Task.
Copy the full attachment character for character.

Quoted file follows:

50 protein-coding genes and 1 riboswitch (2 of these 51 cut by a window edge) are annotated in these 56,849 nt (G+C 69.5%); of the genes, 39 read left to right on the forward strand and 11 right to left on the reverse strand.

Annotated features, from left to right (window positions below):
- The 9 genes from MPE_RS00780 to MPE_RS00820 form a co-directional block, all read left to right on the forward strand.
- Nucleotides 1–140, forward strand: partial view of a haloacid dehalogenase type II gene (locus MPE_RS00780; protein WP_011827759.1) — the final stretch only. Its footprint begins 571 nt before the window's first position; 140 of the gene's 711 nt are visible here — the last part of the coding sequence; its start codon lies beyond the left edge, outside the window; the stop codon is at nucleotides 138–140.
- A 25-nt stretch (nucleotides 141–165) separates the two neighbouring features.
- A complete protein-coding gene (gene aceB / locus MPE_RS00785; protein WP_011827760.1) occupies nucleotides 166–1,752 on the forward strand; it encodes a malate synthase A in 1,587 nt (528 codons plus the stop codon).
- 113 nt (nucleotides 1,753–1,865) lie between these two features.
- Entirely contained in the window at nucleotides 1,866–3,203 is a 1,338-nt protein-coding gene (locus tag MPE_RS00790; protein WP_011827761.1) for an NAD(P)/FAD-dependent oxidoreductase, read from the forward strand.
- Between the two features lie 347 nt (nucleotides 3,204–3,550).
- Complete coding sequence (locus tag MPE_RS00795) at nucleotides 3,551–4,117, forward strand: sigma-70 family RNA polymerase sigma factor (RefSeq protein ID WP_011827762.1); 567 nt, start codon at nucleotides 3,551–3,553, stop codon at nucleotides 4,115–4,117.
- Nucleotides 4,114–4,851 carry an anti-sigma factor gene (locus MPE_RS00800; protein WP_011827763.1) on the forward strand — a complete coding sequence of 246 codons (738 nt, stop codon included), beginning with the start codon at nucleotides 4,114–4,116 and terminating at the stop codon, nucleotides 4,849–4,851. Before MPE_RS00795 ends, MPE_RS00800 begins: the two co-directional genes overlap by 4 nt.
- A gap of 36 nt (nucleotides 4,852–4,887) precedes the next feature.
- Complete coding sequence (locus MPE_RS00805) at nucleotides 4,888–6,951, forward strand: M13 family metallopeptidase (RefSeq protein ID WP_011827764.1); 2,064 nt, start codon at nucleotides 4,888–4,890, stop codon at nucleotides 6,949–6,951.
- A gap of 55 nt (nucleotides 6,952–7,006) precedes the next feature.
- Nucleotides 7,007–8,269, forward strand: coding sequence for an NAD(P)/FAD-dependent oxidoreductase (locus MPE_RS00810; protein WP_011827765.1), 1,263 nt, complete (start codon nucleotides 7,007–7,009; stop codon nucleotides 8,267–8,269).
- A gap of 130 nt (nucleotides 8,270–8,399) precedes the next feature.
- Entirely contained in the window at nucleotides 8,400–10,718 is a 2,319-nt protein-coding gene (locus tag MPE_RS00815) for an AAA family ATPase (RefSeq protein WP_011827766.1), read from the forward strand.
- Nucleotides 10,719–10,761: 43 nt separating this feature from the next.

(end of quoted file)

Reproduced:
50 protein-coding genes and 1 riboswitch (2 of these 51 cut by a window edge) are annotated in these 56,849 nt (G+C 69.5%); of the genes, 39 read left to right on the forward strand and 11 right to left on the reverse strand.

Annotated features, from left to right (window positions below):
- The 9 genes from MPE_RS00780 to MPE_RS00820 form a co-directional block, all read left to right on the forward strand.
- Nucleotides 1–140, forward strand: partial view of a haloacid dehalogenase type II gene (locus MPE_RS00780; protein WP_011827759.1) — the final stretch only. Its footprint begins 571 nt before the window's first position; 140 of the gene's 711 nt are visible here — the last part of the coding sequence; its start codon lies beyond the left edge, outside the window; the stop codon is at nucleotides 138–140.
- A 25-nt stretch (nucleotides 141–165) separates the two neighbouring features.
- A complete protein-coding gene (gene aceB / locus MPE_RS00785; protein WP_011827760.1) occupies nucleotides 166–1,752 on the forward strand; it encodes a malate synthase A in 1,587 nt (528 codons plus the stop codon).
- 113 nt (nucleotides 1,753–1,865) lie between these two features.
- Entirely contained in the window at nucleotides 1,866–3,203 is a 1,338-nt protein-coding gene (locus tag MPE_RS00790; protein WP_011827761.1) for an NAD(P)/FAD-dependent oxidoreductase, read from the forward strand.
- Between the two features lie 347 nt (nucleotides 3,204–3,550).
- Complete coding sequence (locus tag MPE_RS00795) at nucleotides 3,551–4,117, forward strand: sigma-70 family RNA polymerase sigma factor (RefSeq protein ID WP_011827762.1); 567 nt, start codon at nucleotides 3,551–3,553, stop codon at nucleotides 4,115–4,117.
- Nucleotides 4,114–4,851 carry an anti-sigma factor gene (locus MPE_RS00800; protein WP_011827763.1) on the forward strand — a complete coding sequence of 246 codons (738 nt, stop codon included), beginning with the start codon at nucleotides 4,114–4,116 and terminating at the stop codon, nucleotides 4,849–4,851. Before MPE_RS00795 ends, MPE_RS00800 begins: the two co-directional genes overlap by 4 nt.
- A gap of 36 nt (nucleotides 4,852–4,887) precedes the next feature.
- Complete coding sequence (locus MPE_RS00805) at nucleotides 4,888–6,951, forward strand: M13 family metallopeptidase (RefSeq protein ID WP_011827764.1); 2,064 nt, start codon at nucleotides 4,888–4,890, stop codon at nucleotides 6,949–6,951.
- A gap of 55 nt (nucleotides 6,952–7,006) precedes the next feature.
- Nucleotides 7,007–8,269, forward strand: coding sequence for an NAD(P)/FAD-dependent oxidoreductase (locus MPE_RS00810; protein WP_011827765.1), 1,263 nt, complete (start codon nucleotides 7,007–7,009; stop codon nucleotides 8,267–8,269).
- A gap of 130 nt (nucleotides 8,270–8,399) precedes the next feature.
- Entirely contained in the window at nucleotides 8,400–10,718 is a 2,319-nt protein-coding gene (locus tag MPE_RS00815) for an AAA family ATPase (RefSeq protein WP_011827766.1), read from the forward strand.
- Nucleotides 10,719–10,761: 43 nt separating this feature from the next.